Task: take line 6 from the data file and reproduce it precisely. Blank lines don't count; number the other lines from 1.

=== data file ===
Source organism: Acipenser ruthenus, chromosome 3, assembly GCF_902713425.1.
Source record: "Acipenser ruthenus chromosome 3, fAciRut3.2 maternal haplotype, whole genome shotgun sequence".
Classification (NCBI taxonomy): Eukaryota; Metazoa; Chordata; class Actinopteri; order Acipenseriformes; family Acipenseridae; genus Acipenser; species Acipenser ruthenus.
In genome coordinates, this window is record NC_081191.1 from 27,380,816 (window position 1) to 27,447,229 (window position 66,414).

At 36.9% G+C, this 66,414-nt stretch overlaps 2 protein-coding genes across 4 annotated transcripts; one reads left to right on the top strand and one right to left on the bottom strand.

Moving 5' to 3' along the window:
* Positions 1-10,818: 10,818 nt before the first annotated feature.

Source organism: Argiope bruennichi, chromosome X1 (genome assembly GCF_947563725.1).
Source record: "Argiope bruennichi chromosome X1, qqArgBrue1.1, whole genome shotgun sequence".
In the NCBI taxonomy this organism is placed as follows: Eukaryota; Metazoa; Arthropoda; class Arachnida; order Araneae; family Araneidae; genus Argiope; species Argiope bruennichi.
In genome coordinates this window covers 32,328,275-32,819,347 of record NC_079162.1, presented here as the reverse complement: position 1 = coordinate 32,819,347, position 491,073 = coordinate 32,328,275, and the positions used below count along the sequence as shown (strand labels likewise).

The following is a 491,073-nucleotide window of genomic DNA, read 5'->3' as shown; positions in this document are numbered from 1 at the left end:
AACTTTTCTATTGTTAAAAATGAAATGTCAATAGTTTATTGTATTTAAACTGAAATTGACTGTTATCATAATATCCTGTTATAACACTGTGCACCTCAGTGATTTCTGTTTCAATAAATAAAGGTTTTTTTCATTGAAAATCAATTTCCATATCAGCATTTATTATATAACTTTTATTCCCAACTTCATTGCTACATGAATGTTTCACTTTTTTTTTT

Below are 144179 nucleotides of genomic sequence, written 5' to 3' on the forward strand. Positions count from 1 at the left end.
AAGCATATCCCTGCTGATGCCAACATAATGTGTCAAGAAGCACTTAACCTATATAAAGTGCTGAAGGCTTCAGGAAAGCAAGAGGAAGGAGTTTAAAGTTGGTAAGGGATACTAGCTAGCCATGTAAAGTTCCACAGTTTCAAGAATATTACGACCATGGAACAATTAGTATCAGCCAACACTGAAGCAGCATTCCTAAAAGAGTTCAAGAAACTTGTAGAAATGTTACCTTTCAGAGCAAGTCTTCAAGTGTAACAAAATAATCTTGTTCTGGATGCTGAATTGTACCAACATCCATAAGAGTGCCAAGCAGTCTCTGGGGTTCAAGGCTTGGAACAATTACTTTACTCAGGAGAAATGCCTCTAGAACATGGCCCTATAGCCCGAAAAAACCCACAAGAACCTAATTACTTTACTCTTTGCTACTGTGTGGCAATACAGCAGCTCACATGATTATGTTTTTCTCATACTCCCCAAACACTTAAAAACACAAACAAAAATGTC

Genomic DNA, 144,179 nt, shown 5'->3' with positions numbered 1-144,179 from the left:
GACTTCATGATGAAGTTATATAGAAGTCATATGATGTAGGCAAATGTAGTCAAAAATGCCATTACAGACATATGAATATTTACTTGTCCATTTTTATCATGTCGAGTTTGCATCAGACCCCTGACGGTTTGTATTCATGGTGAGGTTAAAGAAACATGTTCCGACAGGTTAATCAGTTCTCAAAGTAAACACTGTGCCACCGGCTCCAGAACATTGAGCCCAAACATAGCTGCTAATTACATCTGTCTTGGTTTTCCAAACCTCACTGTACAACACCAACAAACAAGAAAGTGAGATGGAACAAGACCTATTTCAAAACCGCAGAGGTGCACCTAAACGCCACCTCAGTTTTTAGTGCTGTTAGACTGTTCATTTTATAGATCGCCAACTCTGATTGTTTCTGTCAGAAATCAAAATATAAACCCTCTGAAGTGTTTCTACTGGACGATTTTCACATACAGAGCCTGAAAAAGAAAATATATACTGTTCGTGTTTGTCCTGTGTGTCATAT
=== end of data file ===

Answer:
Moving 5' to 3' along the window: